Beyond Faith Versus Works: Exploring Frameworks for Dialogue
Discussions between Mormons and Evangelicals sometimes get snagged as to whether works are necessary to salvation or whether only faith is necessary. This particular debate, however, tends not to produce or enhance mutual understanding and therefore there is a need to move beyond the faith-works stalemate.
Sometimes, during these debates, Mormons try to finesse ‘works’ and explain that having faith is a work, or accepting a gift is a work. In their mind, since both sides agree that we need faith and need to accept the gift, then this should resolve the debate. The logic seems sound. However, for reasons below, this kind of explanation confuses more than enlightens, and probably should be substituted for something better.
For Evangelicals, having faith or accepting Christ is seen as something outside the power of fallen man. It isn’t something possible with an unregenerate heart (i.e. before being born again) and thus, it isn’t really man’s choice. The Mormon who argues that accepting a free gift or having faith is a work tend not to understand this theological nuance. In a strict form, man is totally depraved and therefore cannot even accept grace unless he is born again. What the Latter-day Saint wants to get across is that man’s choices matter, they have significance, they are not irrelevant, and man’s choices must somehow factor into whether man is born again.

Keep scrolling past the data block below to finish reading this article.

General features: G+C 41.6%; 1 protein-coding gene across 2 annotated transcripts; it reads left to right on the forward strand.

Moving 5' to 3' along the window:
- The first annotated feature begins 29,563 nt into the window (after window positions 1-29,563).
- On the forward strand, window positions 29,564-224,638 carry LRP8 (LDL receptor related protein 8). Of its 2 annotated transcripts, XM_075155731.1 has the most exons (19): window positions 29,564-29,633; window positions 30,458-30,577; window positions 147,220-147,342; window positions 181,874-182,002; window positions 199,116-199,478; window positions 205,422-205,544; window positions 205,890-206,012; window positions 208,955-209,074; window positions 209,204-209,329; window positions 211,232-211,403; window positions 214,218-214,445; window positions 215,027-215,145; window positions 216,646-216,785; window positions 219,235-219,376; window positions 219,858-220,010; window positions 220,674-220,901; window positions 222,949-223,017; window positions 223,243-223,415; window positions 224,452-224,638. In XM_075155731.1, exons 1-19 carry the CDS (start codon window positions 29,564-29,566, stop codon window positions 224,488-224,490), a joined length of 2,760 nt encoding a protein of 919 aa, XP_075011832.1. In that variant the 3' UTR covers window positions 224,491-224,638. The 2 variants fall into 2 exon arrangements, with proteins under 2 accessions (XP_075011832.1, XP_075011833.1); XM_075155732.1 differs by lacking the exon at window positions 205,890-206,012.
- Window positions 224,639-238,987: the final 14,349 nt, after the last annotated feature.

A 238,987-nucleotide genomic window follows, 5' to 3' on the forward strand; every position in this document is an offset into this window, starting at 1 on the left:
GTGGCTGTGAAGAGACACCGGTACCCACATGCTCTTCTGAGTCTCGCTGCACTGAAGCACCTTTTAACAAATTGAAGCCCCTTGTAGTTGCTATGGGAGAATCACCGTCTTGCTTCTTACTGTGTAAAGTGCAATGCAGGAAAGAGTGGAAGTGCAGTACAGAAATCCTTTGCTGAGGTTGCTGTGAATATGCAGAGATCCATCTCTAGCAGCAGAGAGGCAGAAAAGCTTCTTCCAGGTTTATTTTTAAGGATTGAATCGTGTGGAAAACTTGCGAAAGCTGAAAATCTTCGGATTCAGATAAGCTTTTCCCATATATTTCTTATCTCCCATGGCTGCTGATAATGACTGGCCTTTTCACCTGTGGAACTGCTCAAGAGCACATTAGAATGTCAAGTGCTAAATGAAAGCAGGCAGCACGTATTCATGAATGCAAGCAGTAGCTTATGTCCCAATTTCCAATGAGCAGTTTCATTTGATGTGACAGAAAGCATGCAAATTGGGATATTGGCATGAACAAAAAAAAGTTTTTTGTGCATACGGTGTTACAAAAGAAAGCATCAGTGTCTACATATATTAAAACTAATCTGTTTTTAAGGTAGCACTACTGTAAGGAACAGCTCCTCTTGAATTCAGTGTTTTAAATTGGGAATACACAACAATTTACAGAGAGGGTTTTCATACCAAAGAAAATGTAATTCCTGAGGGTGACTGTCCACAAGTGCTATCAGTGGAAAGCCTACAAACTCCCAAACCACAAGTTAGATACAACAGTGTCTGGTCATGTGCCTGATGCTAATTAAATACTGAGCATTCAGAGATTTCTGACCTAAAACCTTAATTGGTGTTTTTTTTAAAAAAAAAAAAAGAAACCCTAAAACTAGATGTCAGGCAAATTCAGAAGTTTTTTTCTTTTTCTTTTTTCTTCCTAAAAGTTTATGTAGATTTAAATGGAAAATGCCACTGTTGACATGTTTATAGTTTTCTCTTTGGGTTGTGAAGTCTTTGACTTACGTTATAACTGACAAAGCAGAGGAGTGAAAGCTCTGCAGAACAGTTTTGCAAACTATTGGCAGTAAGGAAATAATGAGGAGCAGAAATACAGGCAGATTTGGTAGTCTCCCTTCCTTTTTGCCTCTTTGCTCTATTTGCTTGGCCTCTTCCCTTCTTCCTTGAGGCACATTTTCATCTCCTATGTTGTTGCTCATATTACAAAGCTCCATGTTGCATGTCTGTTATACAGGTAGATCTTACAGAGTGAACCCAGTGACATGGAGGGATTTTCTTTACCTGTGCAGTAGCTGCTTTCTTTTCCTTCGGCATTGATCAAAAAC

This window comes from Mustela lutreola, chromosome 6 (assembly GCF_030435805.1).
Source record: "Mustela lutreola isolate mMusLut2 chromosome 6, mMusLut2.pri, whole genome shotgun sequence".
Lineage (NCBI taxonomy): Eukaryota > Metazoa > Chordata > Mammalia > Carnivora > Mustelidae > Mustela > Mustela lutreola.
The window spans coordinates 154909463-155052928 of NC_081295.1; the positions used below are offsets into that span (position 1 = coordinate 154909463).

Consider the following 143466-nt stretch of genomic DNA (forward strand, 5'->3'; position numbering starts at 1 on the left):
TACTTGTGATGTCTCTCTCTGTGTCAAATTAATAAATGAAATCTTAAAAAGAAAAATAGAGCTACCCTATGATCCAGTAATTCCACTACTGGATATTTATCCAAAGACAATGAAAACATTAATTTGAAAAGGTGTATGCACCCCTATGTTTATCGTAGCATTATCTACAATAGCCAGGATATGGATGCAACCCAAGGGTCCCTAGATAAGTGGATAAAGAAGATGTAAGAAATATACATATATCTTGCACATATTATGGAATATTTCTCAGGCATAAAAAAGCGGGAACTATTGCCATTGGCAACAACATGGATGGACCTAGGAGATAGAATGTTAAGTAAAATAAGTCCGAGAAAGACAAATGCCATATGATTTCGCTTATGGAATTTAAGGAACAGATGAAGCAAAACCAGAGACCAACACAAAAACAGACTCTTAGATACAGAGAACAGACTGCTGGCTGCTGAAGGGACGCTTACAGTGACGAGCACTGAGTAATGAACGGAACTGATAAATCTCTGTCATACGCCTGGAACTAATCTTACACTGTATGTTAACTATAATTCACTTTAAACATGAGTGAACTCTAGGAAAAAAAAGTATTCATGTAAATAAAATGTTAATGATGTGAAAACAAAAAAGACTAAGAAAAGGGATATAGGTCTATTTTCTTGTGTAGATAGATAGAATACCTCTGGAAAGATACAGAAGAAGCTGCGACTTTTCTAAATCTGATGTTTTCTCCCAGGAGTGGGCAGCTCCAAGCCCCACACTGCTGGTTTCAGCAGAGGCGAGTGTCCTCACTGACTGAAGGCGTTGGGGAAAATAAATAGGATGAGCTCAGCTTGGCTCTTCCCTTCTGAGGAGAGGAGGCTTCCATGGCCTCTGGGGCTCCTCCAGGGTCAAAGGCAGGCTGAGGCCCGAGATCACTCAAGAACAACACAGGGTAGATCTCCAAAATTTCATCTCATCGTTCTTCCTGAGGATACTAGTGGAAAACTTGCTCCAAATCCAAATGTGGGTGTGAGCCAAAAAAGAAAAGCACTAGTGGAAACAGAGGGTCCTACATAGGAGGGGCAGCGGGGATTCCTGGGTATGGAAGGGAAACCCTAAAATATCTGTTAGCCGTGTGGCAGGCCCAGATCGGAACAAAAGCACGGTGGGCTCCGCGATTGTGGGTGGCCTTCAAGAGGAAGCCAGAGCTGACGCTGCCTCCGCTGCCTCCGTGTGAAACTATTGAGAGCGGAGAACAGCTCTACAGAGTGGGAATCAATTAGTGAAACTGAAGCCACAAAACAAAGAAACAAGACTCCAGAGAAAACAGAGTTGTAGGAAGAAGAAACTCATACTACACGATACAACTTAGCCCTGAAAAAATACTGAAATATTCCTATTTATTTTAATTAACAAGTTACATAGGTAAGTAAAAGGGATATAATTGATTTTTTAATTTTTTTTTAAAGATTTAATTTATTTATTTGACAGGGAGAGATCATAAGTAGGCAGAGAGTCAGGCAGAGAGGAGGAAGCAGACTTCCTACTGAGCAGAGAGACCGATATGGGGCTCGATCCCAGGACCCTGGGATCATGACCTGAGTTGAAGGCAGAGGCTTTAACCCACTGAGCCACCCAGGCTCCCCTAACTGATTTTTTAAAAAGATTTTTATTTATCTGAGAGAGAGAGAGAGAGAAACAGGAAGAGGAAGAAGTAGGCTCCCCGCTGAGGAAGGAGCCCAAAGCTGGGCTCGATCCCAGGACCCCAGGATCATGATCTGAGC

I suspect that the faith vs. works debate is really the manifestation of the larger and more important debate as to whether salvation is ultimately God’s choice or man’s choice. This is the real crux of the matter.
For many, salvation is entirely God’s choice and God’s choice alone; human decisions have no bearing on the matter. Under this view, if a person desires to follow God, that desire was a gift given to her by God in the first instance. On the other side, many see God as making the first move but then waiting for man to step forward and respond to God’s call in some way that cannot be performed by God. In this scenario, man’s decision must, at least at some core level, be his own choice, otherwise man’s existence has no purpose and eternal punishments and rewards for behavior for which we are not even responsible would be unjust.
Framing the issue as faith vs. works essentially masks this fundamental debate. I should point out that I’ve described the two positions as mutually exclusive, but in reality, I suspect that many people fluctuate between these two views depending on life challenges, because we probably identify with both positions in different times of our lives. It’s in this space where dialogue and understanding can take place.
The way these positions are often understood (as either or) is probably flawed because it assumes man can neatly separate his choices independent from any divine influence. It isn’t clear, however, whether this is possible. Yet, I do feel that getting beyond the traditional faith vs. works framework and considering the issue of God’s choice vs. man’s choice, while not perfect, is a much improved framework by which to discuss these issues.